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I have dealt with using rewrites and rules to forward things in Apache or IIS. I am wondering if I have our current domain name test123.com forwarded to test678.com what will happen if someone is going to test123.com/home/products/industrial/product123?

Will it keep the underlying url behind the domain name while being forwarded? Is there anything that I should think about this before deciding? And this is SSL site using cert.

  • Just to clarify, you are just talking about DNS? – MrWhite Jan 25 '17 at 22:46
  • ...forward a domain permanently via DNS... Impossible. Cannot be done. DNS does not forward. It only assigns a domain name to an IP address and optionally assign a few other records for look-up. Nothing more. – closetnoc Jan 25 '17 at 23:03
  • @closetnoc - should have said redirect not forward. My bad on the terminology. Even redirect is a bad term, should be that old resolves to new but these are all the same concept. – blankip Jan 26 '17 at 0:29
  • It still does not forward. It does allow you to assign several domain names to an IP address or another domain name using a CNAME (alias) record, if that is what you mean. If it is, then example.com/myspiffywebpage/ should still work if aliased to otherexample.com. – closetnoc Jan 26 '17 at 0:41
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It depends on your configuration.

Example: Redirect to fixed url

<VirtualHost *:80>
    ServerName test123.com
    RewriteEngine On
    RewriteRule ^.*$ https://test678.com/? [R=301,L]
</VirtualHost>

This redirects every request to the url http://test123.com/ and ignores the previous url.

Don't forget the ? at the end of the hostname or the parameter part (everything that follows the ?) will be still appended.


Example: Redirect with uri

<VirtualHost *:80>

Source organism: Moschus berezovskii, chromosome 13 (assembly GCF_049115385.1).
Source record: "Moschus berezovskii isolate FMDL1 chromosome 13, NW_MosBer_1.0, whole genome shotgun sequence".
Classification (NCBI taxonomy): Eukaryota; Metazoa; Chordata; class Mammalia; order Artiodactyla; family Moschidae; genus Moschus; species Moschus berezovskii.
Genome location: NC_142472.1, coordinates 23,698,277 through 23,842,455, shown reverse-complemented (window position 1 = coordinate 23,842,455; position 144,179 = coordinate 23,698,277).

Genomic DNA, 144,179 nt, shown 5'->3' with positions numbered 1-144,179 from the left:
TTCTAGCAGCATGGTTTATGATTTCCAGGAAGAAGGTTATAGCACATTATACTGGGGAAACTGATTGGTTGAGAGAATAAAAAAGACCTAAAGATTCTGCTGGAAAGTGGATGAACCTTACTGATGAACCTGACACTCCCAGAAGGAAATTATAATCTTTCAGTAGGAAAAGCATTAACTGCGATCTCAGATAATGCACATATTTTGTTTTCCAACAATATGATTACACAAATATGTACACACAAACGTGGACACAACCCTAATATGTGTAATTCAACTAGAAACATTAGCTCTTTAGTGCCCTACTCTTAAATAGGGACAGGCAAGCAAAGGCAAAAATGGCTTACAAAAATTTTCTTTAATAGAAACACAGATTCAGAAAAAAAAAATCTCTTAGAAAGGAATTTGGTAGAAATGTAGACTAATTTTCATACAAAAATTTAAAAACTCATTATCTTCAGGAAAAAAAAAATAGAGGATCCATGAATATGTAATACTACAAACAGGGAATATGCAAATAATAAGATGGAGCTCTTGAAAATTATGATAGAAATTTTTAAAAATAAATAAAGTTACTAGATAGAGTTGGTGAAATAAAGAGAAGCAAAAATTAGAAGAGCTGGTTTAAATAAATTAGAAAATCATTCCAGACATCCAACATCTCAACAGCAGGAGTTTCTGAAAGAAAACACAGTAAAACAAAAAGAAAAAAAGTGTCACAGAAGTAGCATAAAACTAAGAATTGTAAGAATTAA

ServerName test123.com
    RewriteEngine On
    RewriteRule ^.*$ https://test678.com%{REQUEST_URI} [R=301,L]
</VirtualHost>

This sends a Location header with the old request uri intact.


Things to consider

For better google results (SEO) and UX you sould always reduce 404 errors.

If you are migrating to a new servername and the entire file hierachie remains unchanged, I would advise to use the seconds example and keep the uri as is.

If the new server doesn't contain all the old pages and would result into 404 errors you should go with the first option.

  • Your first example doesn't "redirect to a fixed url", in fact, it does the same as the second example and redirects test123.com/<anything> to test678.com/<anything>. "This sends a Location header with the old request uri" - The same as the first example, it sends a Location header with the new request URI (not the "old" one?). – MrWhite Jan 25 '17 at 22:45
  • @w3dk omg I'm so sorry - I just looked at the documentation which is not that great apparently – Ludwig Behm Jan 25 '17 at 22:51
  • 1
    I am sorry. This does not answer the OP's question. He is asking about DNS. Cheers!! – closetnoc Jan 25 '17 at 23:04
  • @closetnoc well I weren't quite sure with his grammar. Did he already changed something in Apache or IIS? Does he just want to make a CNAME? Sorry I'm new on this board and couldn't ask him in a comment. :( – Ludwig Behm Jan 25 '17 at 23:10
  • I am not kicking your butt. Honest! We all misread things from time to time and sometimes questions are just not clear. I only mention it so that you can edit your answer. I make these comments to help new users just like people did for me when I was new. Cheers!! – closetnoc Jan 25 '17 at 23:20

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